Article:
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  • Writer's pictureGina Greenlee, Author

Play! Children’s Art Books


My First Art Activity Book Cover






  • Why I like them (simple, easy, accessible).

  • Where I get them (library).

  • I’ve had so much pleasure playing with the techniques in the books below.











Picture This Book Cover








Picture This: Activities and Adventures in Impressionism









You have to be willing to spend time making things for no known reason. Lynda Barry


Paint It Book Cover








Paint It: The Art of Acrylics, Oils, Pastels, and Watercolors









Play – the kind that flows spontaneously from our core – is not so much an activity to engage as it is an expression to allow. Gina Greenlee


My First Activity Book Cover








My First Art Activity Book: 35 Fun and Easy Art Projects for Children Aged 7 years +









Never limit your playtime, even if your brain is telling you otherwise. All of your best stuff comes from it if you allow yourself to remain open to the unknown. Keri Smith


13 Art Techniques Book Cover







13 Art Techniques Children Should Know










Playing and fun are not the same thing, though when we grow up, we may forget that and find ourselves mixing up playing with happiness. There can be a kind of amnesia about the seriousness of playing, especially when we played by ourselves. Lynda Barry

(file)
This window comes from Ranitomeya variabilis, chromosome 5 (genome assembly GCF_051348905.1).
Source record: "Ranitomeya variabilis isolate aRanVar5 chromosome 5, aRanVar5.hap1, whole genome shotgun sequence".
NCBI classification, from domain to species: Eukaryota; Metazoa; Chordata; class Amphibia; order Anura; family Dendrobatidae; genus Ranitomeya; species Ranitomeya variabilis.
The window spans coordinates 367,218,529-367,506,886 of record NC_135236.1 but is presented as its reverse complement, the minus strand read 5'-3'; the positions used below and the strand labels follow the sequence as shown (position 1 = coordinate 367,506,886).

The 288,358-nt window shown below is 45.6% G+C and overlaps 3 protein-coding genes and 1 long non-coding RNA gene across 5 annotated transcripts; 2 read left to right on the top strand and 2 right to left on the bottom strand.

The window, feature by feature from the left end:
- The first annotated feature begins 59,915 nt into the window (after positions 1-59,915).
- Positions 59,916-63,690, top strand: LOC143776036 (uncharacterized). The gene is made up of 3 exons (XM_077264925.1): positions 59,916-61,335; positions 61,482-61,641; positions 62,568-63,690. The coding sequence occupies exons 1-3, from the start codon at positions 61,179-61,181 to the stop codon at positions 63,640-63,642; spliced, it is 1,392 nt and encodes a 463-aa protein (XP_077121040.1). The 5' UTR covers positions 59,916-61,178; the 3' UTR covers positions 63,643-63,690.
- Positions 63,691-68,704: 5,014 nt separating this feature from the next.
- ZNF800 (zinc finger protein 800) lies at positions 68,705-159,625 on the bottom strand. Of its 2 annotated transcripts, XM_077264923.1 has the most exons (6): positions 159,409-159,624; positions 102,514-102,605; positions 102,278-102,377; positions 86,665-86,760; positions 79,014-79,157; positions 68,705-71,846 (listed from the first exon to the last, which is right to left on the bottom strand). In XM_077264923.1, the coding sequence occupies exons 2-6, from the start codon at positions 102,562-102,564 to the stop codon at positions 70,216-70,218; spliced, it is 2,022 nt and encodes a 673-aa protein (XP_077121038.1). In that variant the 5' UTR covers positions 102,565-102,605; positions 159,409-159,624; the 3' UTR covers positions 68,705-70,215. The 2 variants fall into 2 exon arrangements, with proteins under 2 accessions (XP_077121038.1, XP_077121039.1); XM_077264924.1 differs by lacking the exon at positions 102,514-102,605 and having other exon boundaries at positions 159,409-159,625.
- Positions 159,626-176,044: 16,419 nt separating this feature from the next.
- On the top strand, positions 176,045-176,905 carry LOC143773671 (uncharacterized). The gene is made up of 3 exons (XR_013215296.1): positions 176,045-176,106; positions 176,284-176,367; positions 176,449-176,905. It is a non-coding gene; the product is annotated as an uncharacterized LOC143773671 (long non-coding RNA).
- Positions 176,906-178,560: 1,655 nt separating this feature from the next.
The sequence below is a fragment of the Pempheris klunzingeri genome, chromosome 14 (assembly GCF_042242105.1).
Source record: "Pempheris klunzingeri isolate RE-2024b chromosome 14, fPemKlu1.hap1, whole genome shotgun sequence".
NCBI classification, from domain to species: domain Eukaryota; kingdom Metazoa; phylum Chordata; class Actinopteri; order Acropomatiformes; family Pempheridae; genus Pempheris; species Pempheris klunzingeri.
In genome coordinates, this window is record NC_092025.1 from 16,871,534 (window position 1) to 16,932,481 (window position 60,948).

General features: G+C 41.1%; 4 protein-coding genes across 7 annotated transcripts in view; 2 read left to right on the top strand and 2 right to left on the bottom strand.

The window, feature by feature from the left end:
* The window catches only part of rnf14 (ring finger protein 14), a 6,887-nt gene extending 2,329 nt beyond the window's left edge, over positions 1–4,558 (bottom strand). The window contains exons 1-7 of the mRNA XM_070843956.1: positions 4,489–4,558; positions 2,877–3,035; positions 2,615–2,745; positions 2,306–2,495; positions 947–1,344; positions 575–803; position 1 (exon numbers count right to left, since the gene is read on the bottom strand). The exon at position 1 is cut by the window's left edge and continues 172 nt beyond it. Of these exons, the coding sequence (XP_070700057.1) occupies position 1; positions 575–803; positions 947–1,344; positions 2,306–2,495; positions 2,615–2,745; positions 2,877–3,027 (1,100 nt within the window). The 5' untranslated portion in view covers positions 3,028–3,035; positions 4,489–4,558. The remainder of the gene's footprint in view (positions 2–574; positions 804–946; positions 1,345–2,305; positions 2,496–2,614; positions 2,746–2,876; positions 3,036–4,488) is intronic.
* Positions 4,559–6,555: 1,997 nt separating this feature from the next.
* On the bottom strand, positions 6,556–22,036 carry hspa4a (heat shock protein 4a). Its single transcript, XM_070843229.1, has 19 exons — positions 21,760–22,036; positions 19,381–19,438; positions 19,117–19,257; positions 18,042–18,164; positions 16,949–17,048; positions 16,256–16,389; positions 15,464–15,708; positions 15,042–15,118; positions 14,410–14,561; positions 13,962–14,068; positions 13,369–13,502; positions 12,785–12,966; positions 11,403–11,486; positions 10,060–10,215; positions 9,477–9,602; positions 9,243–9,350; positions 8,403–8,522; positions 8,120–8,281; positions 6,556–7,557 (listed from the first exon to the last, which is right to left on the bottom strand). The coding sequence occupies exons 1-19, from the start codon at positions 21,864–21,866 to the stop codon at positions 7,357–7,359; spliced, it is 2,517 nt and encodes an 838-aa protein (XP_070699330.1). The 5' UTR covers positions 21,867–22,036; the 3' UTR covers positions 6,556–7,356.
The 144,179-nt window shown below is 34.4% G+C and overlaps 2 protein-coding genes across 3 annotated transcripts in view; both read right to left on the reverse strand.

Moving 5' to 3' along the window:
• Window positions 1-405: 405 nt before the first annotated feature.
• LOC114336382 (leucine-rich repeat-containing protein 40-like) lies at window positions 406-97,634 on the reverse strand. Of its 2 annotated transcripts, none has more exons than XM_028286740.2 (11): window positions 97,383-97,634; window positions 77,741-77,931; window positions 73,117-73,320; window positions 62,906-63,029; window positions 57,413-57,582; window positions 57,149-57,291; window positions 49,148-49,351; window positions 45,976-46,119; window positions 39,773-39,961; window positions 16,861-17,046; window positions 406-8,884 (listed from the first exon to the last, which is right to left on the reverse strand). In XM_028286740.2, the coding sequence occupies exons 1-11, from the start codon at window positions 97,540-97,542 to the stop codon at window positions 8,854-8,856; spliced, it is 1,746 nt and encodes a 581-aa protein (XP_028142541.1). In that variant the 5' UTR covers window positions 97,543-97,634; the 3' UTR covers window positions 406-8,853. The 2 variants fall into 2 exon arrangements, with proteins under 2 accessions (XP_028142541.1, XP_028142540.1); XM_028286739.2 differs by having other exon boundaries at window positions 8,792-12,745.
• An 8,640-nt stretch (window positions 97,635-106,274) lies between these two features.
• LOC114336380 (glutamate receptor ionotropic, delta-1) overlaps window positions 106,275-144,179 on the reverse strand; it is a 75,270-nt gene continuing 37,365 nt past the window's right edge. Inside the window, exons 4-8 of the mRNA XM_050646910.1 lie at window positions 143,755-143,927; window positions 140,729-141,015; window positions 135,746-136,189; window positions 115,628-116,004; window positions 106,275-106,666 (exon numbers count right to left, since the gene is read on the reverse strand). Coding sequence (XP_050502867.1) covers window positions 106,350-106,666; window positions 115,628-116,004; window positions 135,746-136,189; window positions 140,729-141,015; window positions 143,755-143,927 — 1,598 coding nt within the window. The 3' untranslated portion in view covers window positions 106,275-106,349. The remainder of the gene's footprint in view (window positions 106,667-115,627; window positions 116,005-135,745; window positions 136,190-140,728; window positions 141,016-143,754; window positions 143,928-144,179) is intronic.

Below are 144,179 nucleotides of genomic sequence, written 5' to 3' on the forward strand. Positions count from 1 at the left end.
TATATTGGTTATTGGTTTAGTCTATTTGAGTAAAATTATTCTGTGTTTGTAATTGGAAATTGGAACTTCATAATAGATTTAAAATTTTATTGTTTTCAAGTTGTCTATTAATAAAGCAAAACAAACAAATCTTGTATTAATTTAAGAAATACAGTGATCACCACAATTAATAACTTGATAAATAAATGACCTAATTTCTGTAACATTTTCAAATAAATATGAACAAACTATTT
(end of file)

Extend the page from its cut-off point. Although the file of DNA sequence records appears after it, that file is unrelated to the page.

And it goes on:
Paper & Paint Book Cover








Paper and Paint: Hands-On Crafts for Everyday Fun









When we think about the word [play] as adults, we get it confused with having fun. My feeling is that there is something we are born with — a deep creative concentration — that is at use when we are at play. And as kids we do it innately and naturally, until we are shamed out of it as adults. The thing that we call art is really alive when we are a kid. That's why people go into the arts, for that feeling of aliveness. Lynda Barry


Kids Art Works! Book Cover




Kids’ Art Works! Creating with Color, Design, Texture and More






In the adult world, play carries a stigma. It is considered immature and unproductive in our highly industrialized, achievement-oriented society unless there is some goal at the end of it. So, we approve only of our children playing for the pure fun of it. But at its most pleasurable, play is process, not product, a present moment transformation of our armor and burdens into lightness and joy. Gina Greenlee

 

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